California Sports Betting Legislation Hits a Major Obstacle
September 20, 2022
For several years now, California’s Indian Tribes and U.S. corporate retail/online gambling concerns have been trying to get sports betting legislation on the California ballot. Earlier this year it looked like two separate ballots might actually make it on the ballots for the November 2022 or the November 2024 election cycles. Now, it appears as though at least one of the ballot initiates is going to be struck down.
The process for getting an initiative on the ballot is simple. The initiative supporters take to the streets to collect signatures. The objective is to meet the state’s threshold for legal signatures by a given deadline. If enough legal signatures are collected on time, the initiative will be placed on the ballot on which California voters can vote. Therein lies the problem that was encountered by supporters of the sports betting initiative that was presented by a coalition of Indian Tribes and corporate interests.
The petition was sent to California Secretary of State Shirley Weber‘s office for ballot certification. During the ballot initiative certification process, the Secretary of State determined that the petition has failed to meet the 110% threshold of the valid signatures needed to make the 2024 ballot.
By the Numbers
According to the final count, there was a total of 1,315,461 signatures collected on the petition. Of that number, more than 360,000 of the signatures were found to be invalid. The final tally of valid signatures was 955,807, which was far short of the 1,096,853 signatures that were required for passage.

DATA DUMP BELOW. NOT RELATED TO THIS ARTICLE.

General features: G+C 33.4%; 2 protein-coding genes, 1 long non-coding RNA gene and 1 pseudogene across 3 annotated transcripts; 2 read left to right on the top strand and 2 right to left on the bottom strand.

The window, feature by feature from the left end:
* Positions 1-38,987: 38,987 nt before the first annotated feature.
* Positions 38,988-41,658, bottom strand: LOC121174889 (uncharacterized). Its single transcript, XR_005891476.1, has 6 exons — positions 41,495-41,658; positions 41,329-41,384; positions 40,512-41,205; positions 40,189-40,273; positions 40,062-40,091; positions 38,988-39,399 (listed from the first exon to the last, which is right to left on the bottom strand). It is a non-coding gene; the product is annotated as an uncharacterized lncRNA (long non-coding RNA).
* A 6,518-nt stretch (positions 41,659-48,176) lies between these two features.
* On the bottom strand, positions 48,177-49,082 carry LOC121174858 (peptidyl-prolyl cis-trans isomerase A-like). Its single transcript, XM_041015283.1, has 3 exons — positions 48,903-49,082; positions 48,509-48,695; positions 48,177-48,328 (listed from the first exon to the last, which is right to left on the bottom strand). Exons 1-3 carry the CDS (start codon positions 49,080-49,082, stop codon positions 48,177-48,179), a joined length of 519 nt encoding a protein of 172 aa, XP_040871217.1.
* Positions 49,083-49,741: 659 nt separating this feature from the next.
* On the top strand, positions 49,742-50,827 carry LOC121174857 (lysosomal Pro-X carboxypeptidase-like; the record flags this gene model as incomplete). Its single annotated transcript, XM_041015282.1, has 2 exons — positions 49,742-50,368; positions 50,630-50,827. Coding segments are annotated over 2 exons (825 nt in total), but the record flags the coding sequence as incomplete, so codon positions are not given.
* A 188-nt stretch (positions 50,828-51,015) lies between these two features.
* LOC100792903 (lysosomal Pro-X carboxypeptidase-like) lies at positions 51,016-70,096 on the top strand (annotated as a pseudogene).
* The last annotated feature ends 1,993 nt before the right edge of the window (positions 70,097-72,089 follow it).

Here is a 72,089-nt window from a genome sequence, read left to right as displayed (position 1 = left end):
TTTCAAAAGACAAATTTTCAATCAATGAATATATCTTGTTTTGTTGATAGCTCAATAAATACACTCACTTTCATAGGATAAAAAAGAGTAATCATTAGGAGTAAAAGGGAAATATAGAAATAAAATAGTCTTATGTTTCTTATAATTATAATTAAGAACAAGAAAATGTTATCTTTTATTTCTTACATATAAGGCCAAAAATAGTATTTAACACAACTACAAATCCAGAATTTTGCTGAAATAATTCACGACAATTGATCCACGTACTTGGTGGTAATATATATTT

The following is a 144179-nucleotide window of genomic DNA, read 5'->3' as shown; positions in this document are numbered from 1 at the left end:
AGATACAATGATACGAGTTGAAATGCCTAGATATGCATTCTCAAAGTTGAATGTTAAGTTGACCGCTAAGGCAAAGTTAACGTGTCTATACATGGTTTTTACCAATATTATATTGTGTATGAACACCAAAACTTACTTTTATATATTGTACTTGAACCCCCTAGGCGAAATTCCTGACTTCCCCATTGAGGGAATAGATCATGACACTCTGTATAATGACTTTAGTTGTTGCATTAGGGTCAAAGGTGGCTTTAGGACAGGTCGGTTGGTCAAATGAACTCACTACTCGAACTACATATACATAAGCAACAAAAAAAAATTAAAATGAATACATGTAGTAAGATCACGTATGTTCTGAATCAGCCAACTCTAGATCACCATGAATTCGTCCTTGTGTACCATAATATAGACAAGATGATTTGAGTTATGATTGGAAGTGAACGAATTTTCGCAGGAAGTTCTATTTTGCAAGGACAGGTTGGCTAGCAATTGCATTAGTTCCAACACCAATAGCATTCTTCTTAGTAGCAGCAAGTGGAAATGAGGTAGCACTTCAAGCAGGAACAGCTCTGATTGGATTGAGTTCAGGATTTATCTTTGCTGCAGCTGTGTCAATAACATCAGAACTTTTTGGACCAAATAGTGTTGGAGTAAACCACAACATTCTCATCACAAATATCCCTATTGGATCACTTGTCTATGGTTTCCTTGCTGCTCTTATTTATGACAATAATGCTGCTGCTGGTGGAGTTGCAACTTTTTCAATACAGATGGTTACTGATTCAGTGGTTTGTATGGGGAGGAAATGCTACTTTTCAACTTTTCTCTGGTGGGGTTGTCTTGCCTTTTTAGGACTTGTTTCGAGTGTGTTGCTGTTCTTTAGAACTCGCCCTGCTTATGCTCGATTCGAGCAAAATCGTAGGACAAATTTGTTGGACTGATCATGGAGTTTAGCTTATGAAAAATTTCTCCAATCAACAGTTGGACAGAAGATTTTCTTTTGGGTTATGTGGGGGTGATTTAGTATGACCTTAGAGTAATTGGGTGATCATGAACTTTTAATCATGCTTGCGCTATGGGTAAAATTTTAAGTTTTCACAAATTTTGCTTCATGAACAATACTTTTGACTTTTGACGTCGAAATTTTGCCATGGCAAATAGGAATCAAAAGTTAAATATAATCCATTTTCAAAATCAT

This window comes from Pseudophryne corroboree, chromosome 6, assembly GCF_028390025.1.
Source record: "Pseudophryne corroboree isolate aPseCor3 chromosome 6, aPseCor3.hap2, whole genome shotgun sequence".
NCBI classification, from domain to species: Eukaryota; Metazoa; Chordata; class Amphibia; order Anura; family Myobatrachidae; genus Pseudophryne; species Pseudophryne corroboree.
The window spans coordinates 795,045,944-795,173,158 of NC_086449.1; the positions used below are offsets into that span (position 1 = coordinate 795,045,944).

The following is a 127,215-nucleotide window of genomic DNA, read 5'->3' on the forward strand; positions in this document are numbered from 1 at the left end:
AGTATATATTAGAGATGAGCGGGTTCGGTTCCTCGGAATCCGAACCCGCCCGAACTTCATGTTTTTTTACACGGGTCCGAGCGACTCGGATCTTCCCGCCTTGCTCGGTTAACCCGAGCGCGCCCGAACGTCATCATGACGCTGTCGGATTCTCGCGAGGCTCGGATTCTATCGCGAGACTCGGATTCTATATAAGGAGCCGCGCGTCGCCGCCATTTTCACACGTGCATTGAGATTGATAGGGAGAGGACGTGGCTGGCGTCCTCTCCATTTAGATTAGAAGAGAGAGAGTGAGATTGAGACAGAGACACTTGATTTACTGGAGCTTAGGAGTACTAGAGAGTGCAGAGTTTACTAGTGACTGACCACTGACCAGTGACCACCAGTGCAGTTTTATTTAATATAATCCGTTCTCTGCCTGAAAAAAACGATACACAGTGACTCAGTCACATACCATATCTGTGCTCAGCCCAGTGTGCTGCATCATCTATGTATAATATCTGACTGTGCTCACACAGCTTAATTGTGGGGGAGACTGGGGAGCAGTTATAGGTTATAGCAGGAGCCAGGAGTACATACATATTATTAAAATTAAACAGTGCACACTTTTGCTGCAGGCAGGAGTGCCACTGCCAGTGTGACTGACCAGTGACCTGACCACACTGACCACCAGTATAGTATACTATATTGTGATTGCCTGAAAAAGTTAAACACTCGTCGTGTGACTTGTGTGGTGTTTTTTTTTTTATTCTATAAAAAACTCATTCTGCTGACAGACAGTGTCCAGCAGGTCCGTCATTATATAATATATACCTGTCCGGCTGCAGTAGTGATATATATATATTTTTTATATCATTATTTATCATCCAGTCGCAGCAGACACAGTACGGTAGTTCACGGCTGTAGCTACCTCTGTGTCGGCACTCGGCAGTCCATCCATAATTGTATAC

While that is certainly bad news for sports bettors in California, the petition did hit the prescribed 95% threshold, which means it is eligible for a full review. That gives initiative supporters in certain California counties until October 20 to reverify their signatures. Will it matter? It’s very unlikely they will find the 40,000 signatures needed to reverse the Secretary of State’s decision.
Assuming the aforementioned initiative goes down as projected, proponents will have to go back to the drawing board and give it another try. There is still plenty of time to go through this process again as the deadline to make the 2024 California state ballot doesn’t come until the middle of 2023. It’s very possible the Indian Tribes can craft something that California voters can support.
In the meantime, it looks like California’s indifference to sports betting will leave sports betting enthusiasts doing what they have had to do in the past. That would be making the trek to states like Arizona and Nevada where retail/mobile sports betting is legal.
It’s worth noting that the aforementioned initiative Prop 27 will be on the 2022 ballot. Unfortunately, the early polls show that the initiative will likely go down to defeat. The issue at hand is familiar. Support for sports betting in California is splintered between two factions: Indian Tribes that want total control and corporate gambling interests that want a piece of the pie. Until one side or the other gives, it looks like sports betting legislation in California will have to stay on the sidelines until further notice.